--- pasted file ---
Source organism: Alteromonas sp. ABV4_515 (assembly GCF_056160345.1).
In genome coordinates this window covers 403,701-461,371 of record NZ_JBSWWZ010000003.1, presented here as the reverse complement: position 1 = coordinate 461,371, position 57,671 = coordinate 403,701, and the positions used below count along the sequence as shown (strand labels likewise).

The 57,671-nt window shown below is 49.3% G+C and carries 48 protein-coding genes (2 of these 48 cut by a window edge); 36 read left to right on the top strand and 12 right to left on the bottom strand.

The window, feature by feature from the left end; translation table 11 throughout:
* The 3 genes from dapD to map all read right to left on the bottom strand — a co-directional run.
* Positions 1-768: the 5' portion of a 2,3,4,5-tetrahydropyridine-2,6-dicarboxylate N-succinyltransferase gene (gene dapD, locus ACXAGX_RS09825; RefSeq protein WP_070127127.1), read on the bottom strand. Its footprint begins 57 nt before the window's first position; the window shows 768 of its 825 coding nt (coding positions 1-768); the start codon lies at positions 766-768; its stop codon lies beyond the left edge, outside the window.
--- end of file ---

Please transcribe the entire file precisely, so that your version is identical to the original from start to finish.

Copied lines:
Source organism: Alteromonas sp. ABV4_515 (assembly GCF_056160345.1).
In genome coordinates this window covers 403,701-461,371 of record NZ_JBSWWZ010000003.1, presented here as the reverse complement: position 1 = coordinate 461,371, position 57,671 = coordinate 403,701, and the positions used below count along the sequence as shown (strand labels likewise).

The 57,671-nt window shown below is 49.3% G+C and carries 48 protein-coding genes (2 of these 48 cut by a window edge); 36 read left to right on the top strand and 12 right to left on the bottom strand.

The window, feature by feature from the left end; translation table 11 throughout:
* The 3 genes from dapD to map all read right to left on the bottom strand — a co-directional run.
* Positions 1-768: the 5' portion of a 2,3,4,5-tetrahydropyridine-2,6-dicarboxylate N-succinyltransferase gene (gene dapD, locus ACXAGX_RS09825; RefSeq protein WP_070127127.1), read on the bottom strand. Its footprint begins 57 nt before the window's first position; the window shows 768 of its 825 coding nt (coding positions 1-768); the start codon lies at positions 766-768; its stop codon lies beyond the left edge, outside the window.